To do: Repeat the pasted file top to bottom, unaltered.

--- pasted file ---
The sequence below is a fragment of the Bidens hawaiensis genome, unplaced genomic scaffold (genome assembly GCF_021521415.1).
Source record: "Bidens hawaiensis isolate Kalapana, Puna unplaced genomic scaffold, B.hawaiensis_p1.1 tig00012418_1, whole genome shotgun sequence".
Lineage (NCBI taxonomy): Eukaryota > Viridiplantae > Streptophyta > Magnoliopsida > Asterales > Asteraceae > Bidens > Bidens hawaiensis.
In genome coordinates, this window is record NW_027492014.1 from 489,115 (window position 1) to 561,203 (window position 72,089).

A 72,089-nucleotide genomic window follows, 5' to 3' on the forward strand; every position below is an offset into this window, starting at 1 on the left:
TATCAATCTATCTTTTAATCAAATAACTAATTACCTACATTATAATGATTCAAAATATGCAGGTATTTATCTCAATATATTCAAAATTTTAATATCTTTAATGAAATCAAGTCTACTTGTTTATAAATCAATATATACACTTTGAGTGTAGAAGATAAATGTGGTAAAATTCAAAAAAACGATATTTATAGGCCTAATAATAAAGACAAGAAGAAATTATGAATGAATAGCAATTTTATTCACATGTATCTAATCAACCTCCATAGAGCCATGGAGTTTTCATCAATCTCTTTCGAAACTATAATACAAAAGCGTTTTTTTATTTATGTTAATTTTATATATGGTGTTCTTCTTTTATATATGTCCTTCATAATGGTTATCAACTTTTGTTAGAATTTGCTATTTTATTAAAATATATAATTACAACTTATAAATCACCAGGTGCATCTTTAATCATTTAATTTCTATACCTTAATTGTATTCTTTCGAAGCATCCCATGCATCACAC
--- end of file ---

The sequence below is a fragment of the Bidens hawaiensis genome, unplaced genomic scaffold (genome assembly GCF_021521415.1).
Source record: "Bidens hawaiensis isolate Kalapana, Puna unplaced genomic scaffold, B.hawaiensis_p1.1 tig00012418_1, whole genome shotgun sequence".
Lineage (NCBI taxonomy): Eukaryota > Viridiplantae > Streptophyta > Magnoliopsida > Asterales > Asteraceae > Bidens > Bidens hawaiensis.
In genome coordinates, this window is record NW_027492014.1 from 489,115 (window position 1) to 561,203 (window position 72,089).

A 72,089-nucleotide genomic window follows, 5' to 3' on the forward strand; every position below is an offset into this window, starting at 1 on the left:
TATCAATCTATCTTTTAATCAAATAACTAATTACCTACATTATAATGATTCAAAATATGCAGGTATTTATCTCAATATATTCAAAATTTTAATATCTTTAATGAAATCAAGTCTACTTGTTTATAAATCAATATATACACTTTGAGTGTAGAAGATAAATGTGGTAAAATTCAAAAAAACGATATTTATAGGCCTAATAATAAAGACAAGAAGAAATTATGAATGAATAGCAATTTTATTCACATGTATCTAATCAACCTCCATAGAGCCATGGAGTTTTCATCAATCTCTTTCGAAACTATAATACAAAAGCGTTTTTTTATTTATGTTAATTTTATATATGGTGTTCTTCTTTTATATATGTCCTTCATAATGGTTATCAACTTTTGTTAGAATTTGCTATTTTATTAAAATATATAATTACAACTTATAAATCACCAGGTGCATCTTTAATCATTTAATTTCTATACCTTAATTGTATTCTTTCGAAGCATCCCATGCATCACAC